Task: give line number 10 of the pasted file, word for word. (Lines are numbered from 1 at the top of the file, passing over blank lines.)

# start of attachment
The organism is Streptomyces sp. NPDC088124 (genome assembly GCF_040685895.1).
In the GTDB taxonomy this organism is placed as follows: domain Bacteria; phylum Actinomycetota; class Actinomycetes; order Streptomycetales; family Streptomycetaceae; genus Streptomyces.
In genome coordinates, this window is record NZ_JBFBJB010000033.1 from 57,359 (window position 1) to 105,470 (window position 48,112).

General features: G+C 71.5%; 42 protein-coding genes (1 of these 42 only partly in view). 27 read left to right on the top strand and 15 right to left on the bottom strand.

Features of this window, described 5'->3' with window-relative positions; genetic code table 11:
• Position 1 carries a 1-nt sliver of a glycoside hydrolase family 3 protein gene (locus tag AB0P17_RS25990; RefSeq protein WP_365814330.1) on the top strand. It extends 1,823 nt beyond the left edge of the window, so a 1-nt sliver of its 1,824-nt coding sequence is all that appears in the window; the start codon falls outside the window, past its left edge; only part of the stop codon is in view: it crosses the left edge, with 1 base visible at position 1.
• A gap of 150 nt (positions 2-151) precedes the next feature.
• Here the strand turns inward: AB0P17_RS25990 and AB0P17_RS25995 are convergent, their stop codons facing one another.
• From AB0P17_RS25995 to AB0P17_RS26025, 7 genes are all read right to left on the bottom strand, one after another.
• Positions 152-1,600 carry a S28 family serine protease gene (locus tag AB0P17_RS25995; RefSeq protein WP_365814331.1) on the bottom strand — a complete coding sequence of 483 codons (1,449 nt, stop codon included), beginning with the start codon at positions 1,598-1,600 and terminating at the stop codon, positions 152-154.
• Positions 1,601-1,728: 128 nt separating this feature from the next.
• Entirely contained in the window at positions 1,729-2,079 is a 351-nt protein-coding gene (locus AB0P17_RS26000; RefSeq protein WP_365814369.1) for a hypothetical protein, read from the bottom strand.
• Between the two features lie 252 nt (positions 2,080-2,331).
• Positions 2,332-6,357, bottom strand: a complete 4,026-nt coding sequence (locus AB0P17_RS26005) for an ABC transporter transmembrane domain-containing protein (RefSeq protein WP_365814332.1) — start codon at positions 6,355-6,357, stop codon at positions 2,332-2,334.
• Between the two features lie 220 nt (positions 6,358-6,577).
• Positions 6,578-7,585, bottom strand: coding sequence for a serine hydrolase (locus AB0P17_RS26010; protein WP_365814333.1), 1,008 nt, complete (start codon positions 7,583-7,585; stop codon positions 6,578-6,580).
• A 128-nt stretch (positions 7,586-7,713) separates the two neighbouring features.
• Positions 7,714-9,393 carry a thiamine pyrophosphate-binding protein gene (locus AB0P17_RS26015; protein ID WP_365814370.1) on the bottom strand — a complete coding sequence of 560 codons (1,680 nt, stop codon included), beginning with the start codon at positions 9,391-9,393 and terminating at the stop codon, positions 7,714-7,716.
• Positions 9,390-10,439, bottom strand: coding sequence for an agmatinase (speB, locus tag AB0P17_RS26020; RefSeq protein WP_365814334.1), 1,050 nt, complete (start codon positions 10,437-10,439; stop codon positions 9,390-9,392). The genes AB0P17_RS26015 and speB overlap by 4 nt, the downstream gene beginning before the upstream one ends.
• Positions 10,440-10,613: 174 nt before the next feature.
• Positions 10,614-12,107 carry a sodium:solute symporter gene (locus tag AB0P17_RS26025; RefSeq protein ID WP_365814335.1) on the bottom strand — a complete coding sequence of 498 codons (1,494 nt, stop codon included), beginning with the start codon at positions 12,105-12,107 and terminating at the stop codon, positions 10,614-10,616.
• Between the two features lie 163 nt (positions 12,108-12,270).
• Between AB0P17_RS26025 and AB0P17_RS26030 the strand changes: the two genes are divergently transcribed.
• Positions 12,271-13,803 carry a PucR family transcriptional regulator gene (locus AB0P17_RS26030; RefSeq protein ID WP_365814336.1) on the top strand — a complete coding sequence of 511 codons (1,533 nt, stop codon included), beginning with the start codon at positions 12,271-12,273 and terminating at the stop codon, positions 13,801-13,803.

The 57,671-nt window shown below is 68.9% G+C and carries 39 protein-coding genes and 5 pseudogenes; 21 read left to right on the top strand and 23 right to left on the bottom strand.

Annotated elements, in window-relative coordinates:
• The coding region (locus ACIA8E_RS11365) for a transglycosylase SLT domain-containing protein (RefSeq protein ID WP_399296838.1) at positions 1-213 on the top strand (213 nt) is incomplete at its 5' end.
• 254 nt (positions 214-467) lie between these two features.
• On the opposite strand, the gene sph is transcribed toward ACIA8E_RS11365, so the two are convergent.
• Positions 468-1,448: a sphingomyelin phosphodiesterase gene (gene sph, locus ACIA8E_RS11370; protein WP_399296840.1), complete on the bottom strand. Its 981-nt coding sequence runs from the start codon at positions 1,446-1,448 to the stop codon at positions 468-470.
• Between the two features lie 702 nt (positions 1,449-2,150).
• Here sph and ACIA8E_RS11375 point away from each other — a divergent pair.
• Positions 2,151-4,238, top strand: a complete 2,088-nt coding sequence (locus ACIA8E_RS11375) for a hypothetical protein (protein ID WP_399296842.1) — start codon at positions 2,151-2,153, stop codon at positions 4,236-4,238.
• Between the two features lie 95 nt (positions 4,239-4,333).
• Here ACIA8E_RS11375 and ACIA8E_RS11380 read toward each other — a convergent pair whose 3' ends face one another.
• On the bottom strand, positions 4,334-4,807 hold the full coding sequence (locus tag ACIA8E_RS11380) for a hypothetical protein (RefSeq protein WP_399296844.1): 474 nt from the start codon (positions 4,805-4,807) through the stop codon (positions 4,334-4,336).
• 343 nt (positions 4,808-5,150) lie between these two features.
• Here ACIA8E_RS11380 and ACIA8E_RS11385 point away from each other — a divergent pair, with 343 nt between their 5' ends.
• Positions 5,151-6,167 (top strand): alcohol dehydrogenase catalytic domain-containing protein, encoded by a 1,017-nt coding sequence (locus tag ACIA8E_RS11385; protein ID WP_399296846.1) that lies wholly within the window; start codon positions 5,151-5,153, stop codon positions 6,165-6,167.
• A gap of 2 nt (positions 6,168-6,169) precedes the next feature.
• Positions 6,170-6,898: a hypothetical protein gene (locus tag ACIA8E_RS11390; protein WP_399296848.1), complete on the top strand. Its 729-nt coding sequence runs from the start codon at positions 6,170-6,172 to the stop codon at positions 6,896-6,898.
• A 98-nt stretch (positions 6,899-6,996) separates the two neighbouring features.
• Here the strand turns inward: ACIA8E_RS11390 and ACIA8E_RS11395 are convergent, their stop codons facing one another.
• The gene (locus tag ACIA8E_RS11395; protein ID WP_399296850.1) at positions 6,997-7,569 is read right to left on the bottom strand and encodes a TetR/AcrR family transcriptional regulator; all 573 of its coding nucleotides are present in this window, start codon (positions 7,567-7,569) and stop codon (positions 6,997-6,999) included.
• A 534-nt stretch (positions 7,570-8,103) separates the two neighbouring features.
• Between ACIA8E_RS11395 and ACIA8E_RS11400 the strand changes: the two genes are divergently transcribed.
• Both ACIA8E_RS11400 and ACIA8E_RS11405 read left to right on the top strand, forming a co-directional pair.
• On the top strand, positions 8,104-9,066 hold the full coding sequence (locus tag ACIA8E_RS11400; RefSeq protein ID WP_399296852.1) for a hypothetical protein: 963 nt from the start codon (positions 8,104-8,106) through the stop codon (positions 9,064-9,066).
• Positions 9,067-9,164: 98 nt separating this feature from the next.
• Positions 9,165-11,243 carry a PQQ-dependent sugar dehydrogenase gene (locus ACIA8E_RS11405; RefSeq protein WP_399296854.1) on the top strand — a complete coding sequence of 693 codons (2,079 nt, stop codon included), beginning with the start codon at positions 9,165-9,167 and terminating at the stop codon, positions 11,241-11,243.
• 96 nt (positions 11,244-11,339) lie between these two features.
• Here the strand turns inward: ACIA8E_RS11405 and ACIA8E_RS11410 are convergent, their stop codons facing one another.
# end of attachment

• Positions 152-1,600 carry a S28 family serine protease gene (locus tag AB0P17_RS25995; RefSeq protein WP_365814331.1) on the bottom strand — a complete coding sequence of 483 codons (1,449 nt, stop codon included), beginning with the start codon at positions 1,598-1,600 and terminating at the stop codon, positions 152-154.